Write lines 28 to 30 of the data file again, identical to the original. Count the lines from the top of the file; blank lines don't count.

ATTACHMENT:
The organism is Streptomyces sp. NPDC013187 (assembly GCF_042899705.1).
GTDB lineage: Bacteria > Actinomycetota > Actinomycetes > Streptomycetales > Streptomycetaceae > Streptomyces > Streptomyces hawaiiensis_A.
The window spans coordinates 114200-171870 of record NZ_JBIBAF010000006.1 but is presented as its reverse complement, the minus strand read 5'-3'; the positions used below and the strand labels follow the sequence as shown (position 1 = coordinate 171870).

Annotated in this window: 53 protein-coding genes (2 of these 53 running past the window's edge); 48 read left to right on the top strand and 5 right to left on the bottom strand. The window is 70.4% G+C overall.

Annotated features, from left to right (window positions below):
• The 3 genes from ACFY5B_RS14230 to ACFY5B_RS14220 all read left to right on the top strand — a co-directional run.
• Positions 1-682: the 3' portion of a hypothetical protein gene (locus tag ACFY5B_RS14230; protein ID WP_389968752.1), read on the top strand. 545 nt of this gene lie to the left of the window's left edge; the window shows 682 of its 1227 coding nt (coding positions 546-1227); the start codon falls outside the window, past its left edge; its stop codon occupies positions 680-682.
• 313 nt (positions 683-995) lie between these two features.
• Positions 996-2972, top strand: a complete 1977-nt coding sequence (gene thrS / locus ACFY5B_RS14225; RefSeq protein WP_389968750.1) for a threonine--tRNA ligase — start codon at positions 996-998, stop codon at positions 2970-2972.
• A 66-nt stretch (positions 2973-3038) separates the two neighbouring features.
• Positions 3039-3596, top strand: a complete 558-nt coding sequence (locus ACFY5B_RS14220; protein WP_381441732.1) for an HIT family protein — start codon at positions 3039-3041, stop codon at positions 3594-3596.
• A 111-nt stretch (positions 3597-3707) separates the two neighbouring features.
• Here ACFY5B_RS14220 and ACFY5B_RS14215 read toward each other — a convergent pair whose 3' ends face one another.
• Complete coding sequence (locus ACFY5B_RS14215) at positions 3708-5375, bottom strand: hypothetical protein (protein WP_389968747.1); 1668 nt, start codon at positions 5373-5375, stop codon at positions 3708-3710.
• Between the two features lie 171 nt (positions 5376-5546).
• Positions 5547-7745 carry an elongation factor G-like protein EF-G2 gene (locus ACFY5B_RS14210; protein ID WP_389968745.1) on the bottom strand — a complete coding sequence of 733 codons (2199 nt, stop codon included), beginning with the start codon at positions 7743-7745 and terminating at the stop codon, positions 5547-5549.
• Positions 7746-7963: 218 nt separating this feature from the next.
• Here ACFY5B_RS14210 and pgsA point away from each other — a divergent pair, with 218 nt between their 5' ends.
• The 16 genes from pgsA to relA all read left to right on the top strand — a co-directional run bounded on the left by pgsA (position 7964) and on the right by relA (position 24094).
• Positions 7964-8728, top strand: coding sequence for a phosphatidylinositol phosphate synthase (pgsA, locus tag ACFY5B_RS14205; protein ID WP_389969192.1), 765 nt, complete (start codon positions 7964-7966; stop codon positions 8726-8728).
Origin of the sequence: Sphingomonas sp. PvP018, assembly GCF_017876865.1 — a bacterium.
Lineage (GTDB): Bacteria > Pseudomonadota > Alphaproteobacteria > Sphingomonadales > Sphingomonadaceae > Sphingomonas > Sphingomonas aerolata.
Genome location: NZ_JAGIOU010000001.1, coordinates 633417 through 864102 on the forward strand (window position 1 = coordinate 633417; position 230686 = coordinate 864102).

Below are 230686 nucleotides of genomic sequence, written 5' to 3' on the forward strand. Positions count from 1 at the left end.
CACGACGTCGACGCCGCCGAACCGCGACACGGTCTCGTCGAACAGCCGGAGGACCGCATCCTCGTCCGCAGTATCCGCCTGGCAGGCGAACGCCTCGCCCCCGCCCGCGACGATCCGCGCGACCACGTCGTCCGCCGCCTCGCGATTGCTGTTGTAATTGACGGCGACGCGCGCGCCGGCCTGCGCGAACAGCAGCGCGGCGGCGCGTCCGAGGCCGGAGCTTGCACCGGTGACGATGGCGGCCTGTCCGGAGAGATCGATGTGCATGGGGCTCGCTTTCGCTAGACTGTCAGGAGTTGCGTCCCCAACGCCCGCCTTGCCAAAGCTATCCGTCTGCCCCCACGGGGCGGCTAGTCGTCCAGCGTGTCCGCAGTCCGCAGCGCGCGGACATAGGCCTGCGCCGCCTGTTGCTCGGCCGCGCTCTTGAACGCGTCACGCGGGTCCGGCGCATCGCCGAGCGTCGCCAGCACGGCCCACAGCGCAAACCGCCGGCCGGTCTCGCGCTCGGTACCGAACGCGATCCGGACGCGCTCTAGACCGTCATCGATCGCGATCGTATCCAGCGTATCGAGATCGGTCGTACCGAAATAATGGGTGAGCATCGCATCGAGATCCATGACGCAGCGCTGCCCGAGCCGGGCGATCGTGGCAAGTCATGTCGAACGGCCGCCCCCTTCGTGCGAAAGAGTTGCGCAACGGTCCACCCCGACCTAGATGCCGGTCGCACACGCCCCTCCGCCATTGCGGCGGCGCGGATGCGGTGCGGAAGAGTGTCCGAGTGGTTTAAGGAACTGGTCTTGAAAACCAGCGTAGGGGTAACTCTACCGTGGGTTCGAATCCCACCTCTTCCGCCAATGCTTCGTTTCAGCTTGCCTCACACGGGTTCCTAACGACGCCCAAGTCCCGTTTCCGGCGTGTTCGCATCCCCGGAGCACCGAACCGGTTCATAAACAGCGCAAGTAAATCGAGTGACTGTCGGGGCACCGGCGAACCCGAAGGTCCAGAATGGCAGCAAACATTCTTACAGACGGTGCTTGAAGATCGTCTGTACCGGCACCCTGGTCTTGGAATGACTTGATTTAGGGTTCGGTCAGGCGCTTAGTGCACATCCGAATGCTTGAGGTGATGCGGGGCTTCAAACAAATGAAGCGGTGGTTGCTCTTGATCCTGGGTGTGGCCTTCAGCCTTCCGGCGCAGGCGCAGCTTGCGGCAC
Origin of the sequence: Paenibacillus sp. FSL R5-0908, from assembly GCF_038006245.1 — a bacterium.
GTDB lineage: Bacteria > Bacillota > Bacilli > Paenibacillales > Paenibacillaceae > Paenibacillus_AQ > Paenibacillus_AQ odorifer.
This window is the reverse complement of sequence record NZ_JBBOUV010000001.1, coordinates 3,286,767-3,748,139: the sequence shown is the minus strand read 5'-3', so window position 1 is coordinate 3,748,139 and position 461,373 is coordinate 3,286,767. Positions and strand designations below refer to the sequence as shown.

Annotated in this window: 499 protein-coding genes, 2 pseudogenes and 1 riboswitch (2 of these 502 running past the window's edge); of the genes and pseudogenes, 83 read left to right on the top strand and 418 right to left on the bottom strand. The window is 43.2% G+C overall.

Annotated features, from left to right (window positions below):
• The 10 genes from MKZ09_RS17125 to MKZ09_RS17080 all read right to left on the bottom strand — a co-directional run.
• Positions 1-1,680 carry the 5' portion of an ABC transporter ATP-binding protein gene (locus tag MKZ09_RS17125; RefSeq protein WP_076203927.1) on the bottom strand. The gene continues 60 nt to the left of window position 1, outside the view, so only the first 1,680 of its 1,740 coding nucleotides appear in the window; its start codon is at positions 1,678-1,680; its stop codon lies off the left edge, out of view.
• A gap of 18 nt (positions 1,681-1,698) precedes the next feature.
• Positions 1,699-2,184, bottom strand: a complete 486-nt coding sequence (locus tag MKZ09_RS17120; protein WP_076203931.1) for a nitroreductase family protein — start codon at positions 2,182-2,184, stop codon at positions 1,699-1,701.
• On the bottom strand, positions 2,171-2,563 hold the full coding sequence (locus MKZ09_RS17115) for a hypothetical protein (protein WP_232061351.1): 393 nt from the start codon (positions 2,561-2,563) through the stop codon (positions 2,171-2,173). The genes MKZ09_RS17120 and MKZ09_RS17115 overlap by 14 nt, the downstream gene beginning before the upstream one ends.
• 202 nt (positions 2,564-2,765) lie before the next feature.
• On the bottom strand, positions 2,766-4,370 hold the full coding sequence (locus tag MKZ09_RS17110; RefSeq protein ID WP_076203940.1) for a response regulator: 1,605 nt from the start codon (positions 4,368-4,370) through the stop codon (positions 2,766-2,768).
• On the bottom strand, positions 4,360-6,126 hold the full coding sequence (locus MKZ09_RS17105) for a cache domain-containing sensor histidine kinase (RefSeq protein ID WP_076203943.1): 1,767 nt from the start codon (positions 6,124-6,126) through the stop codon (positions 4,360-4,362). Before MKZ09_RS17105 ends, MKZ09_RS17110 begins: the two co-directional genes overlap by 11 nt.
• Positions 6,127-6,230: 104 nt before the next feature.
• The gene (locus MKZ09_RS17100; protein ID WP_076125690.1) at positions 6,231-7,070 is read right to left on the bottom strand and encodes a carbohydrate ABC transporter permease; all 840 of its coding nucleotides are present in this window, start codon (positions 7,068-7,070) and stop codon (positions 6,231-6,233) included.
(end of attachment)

This window is the reverse complement of sequence record NZ_JBBOUV010000001.1, coordinates 3,286,767-3,748,139: the sequence shown is the minus strand read 5'-3', so window position 1 is coordinate 3,748,139 and position 461,373 is coordinate 3,286,767. Positions and strand designations below refer to the sequence as shown.

Annotated in this window: 499 protein-coding genes, 2 pseudogenes and 1 riboswitch (2 of these 502 running past the window's edge); of the genes and pseudogenes, 83 read left to right on the top strand and 418 right to left on the bottom strand. The window is 43.2% G+C overall.

Annotated features, from left to right (window positions below):